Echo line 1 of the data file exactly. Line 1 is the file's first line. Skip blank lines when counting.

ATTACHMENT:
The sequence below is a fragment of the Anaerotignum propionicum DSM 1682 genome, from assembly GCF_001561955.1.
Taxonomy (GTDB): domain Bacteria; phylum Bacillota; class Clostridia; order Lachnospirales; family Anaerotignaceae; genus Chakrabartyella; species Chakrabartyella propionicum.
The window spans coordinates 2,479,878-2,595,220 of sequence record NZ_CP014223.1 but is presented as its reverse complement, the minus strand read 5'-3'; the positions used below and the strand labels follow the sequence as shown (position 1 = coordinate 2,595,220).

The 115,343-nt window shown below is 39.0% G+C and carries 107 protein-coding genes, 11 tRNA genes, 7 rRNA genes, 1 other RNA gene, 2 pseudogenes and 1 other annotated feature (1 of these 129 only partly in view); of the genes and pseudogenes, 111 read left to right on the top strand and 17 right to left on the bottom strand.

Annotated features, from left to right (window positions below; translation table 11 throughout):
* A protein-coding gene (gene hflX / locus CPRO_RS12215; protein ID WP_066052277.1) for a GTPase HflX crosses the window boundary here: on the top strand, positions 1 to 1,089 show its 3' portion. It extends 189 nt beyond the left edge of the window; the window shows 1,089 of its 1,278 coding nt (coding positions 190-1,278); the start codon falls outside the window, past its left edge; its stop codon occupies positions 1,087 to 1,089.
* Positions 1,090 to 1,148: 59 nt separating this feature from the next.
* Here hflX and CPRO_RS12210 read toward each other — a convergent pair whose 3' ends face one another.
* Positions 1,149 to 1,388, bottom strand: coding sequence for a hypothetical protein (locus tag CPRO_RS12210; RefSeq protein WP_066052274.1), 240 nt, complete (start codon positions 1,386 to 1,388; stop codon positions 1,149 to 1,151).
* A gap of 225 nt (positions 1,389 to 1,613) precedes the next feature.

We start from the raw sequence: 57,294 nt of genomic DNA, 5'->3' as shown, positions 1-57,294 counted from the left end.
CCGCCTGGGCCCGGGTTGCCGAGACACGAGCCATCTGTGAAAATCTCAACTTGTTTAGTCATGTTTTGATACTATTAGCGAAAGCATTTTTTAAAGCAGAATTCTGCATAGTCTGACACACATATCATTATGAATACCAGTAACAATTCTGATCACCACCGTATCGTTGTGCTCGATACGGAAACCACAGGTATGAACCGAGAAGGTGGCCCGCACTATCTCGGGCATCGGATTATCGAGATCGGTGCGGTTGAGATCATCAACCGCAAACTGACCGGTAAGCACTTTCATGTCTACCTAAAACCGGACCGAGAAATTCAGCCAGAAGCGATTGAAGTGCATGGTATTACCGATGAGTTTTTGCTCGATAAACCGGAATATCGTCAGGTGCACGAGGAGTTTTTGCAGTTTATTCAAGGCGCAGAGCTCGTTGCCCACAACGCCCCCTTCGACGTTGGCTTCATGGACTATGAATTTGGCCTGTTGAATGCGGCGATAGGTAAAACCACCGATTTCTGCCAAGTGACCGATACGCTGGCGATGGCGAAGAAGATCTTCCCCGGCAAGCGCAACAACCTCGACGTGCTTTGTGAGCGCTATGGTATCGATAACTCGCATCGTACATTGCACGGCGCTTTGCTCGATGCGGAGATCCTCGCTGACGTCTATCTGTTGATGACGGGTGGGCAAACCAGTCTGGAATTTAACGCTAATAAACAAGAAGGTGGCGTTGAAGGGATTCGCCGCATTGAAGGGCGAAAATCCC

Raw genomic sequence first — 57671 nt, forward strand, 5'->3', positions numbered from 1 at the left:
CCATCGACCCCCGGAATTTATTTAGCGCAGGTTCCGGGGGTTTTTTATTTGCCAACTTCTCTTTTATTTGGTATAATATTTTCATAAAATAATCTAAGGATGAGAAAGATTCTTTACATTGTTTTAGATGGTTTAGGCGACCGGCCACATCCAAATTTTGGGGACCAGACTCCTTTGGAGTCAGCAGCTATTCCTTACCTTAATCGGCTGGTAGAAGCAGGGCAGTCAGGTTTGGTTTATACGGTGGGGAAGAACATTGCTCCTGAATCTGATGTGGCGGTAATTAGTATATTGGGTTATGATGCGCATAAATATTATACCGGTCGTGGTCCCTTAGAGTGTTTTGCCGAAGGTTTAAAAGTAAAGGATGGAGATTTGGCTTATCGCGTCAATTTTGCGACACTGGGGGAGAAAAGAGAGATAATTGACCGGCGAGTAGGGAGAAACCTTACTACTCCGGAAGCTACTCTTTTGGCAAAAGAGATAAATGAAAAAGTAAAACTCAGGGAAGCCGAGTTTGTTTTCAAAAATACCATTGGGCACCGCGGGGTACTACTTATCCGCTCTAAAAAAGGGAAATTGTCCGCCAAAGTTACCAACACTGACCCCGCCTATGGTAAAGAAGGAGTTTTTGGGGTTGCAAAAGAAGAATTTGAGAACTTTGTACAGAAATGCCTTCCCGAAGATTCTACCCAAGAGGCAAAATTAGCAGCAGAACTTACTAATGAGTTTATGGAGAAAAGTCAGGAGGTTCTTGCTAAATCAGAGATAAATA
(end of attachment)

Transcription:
The sequence below is a fragment of the Anaerotignum propionicum DSM 1682 genome, from assembly GCF_001561955.1.